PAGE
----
Director Scott Cooper is by no means a bad filmmaker. He’s just a frustrating one. His movies (the Jeff Bridges country music opus Crazy Heart, which earned the actor his first Oscar; the Christian Bale blue collar revenge pic Out of the Furnace; and Black Mass) have their undeniable merits and are impeccably cast. But they never quite come together. He may have it in him to make a great movie, but so far, he’s made three decent-but-not-spectacular ones.
On paper, Black Mass looks like a sure winner. It’s a biopic of Whitey Bulger (Johnny Depp), a Boston mobster who becomes a local kingpin by teaming up with FBI agent John Connolly (Joel Edgerton). Bulger informs on rival mobsters to Connolly; Connolly keeps his bosses off Bulger’s back. Eventually, it becomes a one-sided relationship in favor of Bulger.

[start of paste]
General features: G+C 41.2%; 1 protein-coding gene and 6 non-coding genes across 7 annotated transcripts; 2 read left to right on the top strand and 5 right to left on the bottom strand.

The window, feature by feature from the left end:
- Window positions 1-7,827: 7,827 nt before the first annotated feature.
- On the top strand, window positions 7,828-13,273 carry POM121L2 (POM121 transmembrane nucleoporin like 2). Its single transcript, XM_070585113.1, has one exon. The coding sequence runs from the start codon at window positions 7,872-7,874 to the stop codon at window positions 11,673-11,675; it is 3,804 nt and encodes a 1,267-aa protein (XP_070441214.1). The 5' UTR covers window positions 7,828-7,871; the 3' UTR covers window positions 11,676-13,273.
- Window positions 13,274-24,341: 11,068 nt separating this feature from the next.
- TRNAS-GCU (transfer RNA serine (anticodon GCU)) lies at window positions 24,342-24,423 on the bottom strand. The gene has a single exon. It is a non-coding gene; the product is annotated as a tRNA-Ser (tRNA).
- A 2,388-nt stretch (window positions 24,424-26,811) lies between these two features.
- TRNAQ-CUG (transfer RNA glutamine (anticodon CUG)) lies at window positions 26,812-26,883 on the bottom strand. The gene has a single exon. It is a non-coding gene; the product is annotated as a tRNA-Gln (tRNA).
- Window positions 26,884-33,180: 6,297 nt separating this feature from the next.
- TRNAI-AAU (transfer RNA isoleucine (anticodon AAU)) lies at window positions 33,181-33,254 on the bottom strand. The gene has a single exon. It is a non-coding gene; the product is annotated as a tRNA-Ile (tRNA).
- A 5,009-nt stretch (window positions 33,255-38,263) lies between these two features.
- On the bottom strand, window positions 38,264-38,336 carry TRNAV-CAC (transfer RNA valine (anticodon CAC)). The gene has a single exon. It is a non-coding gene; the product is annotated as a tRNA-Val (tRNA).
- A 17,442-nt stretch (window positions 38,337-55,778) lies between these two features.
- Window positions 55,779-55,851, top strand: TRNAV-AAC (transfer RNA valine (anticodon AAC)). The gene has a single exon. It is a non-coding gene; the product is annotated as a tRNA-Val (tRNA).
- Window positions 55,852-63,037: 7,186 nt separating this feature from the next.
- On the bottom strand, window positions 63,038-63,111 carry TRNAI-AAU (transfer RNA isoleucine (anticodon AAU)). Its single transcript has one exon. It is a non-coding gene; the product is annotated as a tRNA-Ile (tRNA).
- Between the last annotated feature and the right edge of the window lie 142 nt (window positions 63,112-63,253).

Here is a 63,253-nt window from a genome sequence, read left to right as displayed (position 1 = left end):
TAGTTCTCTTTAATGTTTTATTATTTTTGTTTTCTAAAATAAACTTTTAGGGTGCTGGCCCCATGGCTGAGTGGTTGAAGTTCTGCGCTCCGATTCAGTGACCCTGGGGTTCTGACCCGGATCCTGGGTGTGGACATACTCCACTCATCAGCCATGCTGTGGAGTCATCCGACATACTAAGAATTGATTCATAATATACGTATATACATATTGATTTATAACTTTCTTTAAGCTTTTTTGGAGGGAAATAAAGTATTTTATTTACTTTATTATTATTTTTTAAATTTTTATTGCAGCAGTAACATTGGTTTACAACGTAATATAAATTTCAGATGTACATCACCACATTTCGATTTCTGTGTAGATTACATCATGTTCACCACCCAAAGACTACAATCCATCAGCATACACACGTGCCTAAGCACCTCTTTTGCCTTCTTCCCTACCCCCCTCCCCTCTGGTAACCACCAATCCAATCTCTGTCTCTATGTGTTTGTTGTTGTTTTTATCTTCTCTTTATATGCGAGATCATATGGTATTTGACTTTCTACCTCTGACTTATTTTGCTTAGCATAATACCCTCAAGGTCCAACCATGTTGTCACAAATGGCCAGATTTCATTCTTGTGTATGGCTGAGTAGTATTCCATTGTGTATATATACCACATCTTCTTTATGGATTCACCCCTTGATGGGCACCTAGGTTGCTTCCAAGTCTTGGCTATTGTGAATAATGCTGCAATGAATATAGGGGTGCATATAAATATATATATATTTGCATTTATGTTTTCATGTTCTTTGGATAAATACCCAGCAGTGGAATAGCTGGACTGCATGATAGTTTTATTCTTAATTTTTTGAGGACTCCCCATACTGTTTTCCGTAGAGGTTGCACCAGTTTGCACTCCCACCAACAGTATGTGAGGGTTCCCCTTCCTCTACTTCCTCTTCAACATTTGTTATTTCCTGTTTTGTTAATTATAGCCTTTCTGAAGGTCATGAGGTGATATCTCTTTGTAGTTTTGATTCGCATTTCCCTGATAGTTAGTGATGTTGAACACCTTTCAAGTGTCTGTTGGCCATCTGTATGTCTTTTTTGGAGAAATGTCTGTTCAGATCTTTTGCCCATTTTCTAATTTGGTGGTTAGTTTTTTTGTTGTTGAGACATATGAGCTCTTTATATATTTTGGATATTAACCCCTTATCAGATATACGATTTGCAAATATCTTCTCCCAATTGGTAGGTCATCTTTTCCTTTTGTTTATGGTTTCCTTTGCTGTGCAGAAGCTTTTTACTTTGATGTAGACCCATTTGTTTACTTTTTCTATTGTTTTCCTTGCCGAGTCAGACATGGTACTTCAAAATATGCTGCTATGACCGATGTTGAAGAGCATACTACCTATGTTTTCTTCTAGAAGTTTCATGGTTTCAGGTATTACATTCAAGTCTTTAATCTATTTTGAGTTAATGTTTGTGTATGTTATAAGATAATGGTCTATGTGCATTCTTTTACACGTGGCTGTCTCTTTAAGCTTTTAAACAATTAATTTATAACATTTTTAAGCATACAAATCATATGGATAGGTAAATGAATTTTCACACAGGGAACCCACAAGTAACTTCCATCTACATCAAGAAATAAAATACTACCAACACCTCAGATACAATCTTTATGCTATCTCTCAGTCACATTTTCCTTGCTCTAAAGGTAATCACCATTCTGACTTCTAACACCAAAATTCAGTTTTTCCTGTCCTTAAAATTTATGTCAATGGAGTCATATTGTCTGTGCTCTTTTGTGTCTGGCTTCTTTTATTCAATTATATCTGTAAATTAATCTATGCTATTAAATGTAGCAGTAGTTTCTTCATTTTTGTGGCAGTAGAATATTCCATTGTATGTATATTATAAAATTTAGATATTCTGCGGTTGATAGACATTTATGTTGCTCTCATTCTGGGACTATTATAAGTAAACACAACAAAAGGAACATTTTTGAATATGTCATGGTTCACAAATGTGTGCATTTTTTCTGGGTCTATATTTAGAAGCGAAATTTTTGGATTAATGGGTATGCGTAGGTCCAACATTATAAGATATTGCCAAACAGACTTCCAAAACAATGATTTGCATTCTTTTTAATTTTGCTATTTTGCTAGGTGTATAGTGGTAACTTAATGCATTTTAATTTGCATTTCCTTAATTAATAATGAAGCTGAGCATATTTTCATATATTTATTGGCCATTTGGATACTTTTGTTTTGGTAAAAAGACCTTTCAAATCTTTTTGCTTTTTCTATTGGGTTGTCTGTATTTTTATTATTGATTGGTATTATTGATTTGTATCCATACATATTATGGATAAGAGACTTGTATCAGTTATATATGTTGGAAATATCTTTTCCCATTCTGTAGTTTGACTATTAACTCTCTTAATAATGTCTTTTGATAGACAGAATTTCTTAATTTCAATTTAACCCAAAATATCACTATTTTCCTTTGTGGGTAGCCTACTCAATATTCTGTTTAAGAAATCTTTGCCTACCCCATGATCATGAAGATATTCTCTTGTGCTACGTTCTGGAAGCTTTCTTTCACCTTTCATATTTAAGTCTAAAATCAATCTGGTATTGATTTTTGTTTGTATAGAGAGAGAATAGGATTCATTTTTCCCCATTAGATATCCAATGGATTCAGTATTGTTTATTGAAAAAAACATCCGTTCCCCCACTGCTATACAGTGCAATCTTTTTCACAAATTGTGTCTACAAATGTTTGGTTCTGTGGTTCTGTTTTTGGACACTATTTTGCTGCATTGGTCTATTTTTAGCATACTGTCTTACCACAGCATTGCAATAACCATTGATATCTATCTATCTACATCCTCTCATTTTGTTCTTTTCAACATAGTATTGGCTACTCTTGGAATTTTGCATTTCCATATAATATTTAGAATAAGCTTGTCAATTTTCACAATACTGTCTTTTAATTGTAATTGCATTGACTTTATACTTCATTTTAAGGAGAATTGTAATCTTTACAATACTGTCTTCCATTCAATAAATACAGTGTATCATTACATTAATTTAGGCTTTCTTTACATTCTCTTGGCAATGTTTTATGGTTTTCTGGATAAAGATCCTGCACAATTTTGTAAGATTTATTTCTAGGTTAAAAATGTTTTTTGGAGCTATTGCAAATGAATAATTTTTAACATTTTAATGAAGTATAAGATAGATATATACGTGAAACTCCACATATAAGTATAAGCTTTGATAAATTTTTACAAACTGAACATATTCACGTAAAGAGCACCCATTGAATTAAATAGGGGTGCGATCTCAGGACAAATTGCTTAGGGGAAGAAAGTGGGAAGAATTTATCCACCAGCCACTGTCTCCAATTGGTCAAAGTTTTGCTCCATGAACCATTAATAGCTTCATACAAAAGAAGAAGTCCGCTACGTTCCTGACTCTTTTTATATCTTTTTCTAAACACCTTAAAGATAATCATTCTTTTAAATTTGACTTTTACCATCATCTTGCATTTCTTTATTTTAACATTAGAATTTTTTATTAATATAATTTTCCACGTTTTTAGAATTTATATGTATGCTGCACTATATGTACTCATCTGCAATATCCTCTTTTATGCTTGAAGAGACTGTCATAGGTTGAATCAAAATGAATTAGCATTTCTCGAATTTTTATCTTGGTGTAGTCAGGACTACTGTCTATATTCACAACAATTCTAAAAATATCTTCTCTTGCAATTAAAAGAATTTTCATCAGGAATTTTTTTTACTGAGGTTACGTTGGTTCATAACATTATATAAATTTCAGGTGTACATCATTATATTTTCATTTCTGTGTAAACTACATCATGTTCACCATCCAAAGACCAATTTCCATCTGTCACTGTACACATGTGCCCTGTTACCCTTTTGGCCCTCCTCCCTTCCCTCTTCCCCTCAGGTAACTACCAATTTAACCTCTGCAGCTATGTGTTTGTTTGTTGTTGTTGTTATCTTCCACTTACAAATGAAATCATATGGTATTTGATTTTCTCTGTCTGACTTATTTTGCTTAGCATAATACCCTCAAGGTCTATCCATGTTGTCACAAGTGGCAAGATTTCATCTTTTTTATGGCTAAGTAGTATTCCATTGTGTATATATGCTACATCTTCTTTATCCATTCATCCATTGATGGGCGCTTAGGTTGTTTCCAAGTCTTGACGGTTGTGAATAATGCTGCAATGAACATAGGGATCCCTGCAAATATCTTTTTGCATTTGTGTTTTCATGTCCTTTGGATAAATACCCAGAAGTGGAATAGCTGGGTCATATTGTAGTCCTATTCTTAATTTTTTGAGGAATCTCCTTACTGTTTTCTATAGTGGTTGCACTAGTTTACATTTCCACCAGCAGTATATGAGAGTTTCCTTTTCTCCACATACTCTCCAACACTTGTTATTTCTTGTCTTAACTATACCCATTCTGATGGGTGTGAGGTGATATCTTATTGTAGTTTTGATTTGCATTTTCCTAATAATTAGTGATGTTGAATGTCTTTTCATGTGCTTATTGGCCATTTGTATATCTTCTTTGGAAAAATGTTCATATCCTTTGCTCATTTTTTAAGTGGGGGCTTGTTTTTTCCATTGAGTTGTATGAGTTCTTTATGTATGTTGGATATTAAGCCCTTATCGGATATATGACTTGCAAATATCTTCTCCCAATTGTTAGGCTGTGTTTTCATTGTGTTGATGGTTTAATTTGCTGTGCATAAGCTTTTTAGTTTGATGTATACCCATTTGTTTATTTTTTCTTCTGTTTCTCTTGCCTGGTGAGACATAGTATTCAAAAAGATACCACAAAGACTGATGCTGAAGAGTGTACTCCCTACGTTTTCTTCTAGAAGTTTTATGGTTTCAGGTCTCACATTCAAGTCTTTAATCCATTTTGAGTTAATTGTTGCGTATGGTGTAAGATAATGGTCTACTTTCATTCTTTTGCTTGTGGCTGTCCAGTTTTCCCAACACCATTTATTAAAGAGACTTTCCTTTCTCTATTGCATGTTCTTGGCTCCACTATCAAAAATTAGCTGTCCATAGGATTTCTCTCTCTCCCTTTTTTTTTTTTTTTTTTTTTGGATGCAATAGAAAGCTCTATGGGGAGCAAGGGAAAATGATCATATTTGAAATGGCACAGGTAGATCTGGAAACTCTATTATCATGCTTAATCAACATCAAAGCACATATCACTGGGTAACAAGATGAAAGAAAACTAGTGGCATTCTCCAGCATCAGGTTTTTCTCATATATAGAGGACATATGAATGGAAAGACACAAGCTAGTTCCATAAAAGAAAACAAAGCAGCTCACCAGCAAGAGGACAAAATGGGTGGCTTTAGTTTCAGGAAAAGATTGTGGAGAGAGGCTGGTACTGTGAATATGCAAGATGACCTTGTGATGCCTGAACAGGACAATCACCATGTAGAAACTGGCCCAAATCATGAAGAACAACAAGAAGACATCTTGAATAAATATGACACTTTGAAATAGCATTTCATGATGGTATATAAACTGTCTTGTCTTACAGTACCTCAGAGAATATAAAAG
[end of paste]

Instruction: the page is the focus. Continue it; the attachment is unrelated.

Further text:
If that plot sounds familiar, it’s because Martin Scorsese’s The Departed was loosely patterned on the Bulger case. Black Mass gives Depp his first meaty role in what seems like an eternity. Yes, he’s under heavy makeup as he’s been prone to do lately, but Bulger doesn’t feel like an empty caricature. Cooper fills the supporting roles with a murderer’s row of talent (Benedict Cumberbatch, Kevin Bacon, Corey Stoll, Peter Sarsgaard, Adam Scott).
However, the film has the episodic, connect-the-dots feel many biopics have. The flow’s a little bit off. All too often, characters are introduced and disappear. Crucially, when Bulger kills someone or has him/her killed, that character is usually introduced for a single scene, then killed in the next one. In Goodfellas, the hapless, doomed character of Morrie the wig salesman is tragic because the audience gets to know him before he’s finally killed. While the script can’t give each victim justice without being 4 hours, its “introduce and kill” formula robs the deaths of their impact.
Black Mass is watchable, and Cooper (for now) remains a director to watch, but it’s hard to shake the feeling that this could’ve been a lot better.